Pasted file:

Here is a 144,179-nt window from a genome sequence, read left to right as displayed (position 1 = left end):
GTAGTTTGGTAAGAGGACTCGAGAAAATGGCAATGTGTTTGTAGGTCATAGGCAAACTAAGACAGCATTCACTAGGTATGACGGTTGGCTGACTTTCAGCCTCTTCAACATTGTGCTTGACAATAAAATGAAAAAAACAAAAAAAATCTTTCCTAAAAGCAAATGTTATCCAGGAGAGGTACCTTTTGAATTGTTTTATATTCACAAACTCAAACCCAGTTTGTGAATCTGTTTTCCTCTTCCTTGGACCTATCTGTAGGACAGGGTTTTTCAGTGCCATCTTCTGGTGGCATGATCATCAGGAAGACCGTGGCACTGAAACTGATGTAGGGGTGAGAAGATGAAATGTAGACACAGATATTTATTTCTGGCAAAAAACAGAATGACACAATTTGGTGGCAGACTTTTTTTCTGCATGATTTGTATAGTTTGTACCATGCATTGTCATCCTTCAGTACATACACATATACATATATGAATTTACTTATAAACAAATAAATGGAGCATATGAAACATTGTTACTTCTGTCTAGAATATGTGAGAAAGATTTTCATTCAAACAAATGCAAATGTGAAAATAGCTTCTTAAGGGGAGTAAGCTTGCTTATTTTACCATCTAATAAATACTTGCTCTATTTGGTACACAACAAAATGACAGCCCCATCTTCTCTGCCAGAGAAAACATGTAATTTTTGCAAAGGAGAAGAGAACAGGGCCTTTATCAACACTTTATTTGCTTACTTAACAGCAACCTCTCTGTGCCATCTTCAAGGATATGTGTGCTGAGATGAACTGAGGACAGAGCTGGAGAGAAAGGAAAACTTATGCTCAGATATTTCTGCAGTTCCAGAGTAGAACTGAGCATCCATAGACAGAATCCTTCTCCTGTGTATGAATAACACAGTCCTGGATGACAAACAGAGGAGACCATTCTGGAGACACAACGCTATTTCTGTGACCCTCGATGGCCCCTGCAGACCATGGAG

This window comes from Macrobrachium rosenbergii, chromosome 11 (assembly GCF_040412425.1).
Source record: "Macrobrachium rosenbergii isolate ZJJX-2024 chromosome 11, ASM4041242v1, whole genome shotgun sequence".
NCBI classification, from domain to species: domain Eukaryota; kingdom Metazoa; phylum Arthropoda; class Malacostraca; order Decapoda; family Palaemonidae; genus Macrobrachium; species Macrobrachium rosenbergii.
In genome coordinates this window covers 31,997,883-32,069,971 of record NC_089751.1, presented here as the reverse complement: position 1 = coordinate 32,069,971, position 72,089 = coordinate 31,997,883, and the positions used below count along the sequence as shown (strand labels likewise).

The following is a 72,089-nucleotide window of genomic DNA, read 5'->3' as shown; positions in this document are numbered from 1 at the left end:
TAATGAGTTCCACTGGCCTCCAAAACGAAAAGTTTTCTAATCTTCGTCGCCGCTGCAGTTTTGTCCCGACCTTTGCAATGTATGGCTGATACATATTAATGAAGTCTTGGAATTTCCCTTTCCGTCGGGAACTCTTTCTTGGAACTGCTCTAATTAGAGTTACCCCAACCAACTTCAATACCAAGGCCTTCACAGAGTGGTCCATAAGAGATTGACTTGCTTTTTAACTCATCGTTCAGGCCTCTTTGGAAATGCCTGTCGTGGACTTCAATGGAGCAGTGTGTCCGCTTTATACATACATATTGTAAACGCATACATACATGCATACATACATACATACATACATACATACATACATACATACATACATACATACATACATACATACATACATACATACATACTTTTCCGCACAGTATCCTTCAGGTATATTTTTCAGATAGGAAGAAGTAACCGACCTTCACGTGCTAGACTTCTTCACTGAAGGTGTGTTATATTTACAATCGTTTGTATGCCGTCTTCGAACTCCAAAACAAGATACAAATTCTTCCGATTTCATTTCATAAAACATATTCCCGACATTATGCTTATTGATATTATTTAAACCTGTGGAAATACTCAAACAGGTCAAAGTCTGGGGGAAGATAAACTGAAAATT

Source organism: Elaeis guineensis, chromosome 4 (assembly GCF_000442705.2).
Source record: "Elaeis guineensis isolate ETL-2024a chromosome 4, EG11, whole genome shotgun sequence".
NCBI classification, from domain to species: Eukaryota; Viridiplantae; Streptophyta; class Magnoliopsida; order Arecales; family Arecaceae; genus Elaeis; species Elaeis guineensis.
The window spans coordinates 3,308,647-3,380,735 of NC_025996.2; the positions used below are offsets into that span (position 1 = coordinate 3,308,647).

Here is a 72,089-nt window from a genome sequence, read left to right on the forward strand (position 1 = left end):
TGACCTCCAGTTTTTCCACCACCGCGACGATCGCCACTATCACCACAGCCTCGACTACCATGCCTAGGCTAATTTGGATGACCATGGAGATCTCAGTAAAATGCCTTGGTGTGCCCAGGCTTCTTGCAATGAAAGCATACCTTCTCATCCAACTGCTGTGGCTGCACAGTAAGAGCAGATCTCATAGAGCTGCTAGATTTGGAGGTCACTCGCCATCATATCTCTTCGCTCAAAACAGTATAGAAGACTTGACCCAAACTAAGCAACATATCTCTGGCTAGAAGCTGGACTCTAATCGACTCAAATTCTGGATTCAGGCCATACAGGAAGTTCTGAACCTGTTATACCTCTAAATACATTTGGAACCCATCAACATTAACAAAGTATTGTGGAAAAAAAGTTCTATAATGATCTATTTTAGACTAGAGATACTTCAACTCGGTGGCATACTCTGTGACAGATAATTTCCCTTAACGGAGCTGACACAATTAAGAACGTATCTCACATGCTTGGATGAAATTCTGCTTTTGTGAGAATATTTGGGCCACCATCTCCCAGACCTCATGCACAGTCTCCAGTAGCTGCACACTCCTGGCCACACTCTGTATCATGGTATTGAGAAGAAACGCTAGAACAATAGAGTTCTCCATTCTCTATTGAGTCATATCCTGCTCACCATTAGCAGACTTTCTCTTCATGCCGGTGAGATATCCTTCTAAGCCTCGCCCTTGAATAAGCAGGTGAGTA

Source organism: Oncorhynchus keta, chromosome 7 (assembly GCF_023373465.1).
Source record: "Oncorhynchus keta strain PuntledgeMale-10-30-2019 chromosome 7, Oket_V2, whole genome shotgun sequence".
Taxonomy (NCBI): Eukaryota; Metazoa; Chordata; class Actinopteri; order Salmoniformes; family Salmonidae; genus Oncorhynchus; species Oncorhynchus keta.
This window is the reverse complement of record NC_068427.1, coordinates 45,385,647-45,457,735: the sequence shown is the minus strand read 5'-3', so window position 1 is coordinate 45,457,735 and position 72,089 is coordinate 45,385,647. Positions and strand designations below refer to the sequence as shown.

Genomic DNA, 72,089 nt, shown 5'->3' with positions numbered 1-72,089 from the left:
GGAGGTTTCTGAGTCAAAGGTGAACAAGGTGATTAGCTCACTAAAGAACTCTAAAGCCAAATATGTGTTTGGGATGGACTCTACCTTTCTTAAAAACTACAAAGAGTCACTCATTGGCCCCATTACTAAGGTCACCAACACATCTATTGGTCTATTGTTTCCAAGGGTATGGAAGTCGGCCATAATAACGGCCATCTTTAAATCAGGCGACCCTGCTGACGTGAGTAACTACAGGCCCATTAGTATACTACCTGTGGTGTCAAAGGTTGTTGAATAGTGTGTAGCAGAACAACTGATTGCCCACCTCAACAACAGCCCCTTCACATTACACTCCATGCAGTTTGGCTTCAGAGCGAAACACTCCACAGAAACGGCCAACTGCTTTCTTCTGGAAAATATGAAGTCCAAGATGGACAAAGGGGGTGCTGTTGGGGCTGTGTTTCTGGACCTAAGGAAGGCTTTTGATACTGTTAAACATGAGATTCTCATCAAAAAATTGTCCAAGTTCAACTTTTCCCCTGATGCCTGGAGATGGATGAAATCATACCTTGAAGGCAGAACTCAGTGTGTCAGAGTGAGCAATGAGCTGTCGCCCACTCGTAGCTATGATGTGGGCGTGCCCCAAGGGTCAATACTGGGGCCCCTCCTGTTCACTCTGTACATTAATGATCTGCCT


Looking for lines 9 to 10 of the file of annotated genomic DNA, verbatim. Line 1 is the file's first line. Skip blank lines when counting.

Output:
Source organism: Elaeis guineensis, chromosome 4 (assembly GCF_000442705.2).
Source record: "Elaeis guineensis isolate ETL-2024a chromosome 4, EG11, whole genome shotgun sequence".